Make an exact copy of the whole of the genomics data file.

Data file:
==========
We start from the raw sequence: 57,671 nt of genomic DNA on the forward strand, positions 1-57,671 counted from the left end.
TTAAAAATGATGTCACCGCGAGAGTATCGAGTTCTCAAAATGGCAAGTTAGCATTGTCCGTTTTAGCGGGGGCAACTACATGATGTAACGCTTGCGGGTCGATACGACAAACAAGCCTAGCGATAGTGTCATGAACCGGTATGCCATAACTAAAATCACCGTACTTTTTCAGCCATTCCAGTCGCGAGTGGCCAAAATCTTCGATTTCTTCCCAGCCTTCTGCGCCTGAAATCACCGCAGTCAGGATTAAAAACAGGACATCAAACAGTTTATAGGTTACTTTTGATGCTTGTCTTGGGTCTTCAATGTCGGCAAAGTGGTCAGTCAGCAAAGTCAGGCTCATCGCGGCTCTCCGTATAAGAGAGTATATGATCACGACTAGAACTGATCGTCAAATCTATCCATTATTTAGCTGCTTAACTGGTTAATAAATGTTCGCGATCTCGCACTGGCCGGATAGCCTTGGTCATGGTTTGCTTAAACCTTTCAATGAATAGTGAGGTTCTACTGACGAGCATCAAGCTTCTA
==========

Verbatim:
We start from the raw sequence: 57,671 nt of genomic DNA on the forward strand, positions 1-57,671 counted from the left end.
TTAAAAATGATGTCACCGCGAGAGTATCGAGTTCTCAAAATGGCAAGTTAGCATTGTCCGTTTTAGCGGGGGCAACTACATGATGTAACGCTTGCGGGTCGATACGACAAACAAGCCTAGCGATAGTGTCATGAACCGGTATGCCATAACTAAAATCACCGTACTTTTTCAGCCATTCCAGTCGCGAGTGGCCAAAATCTTCGATTTCTTCCCAGCCTTCTGCGCCTGAAATCACCGCAGTCAGGATTAAAAACAGGACATCAAACAGTTTATAGGTTACTTTTGATGCTTGTCTTGGGTCTTCAATGTCGGCAAAGTGGTCAGTCAGCAAAGTCAGGCTCATCGCGGCTCTCCGTATAAGAGAGTATATGATCACGACTAGAACTGATCGTCAAATCTATCCATTATTTAGCTGCTTAACTGGTTAATAAATGTTCGCGATCTCGCACTGGCCGGATAGCCTTGGTCATGGTTTGCTTAAACCTTTCAATGAATAGTGAGGTTCTACTGACGAGCATCAAGCTTCTA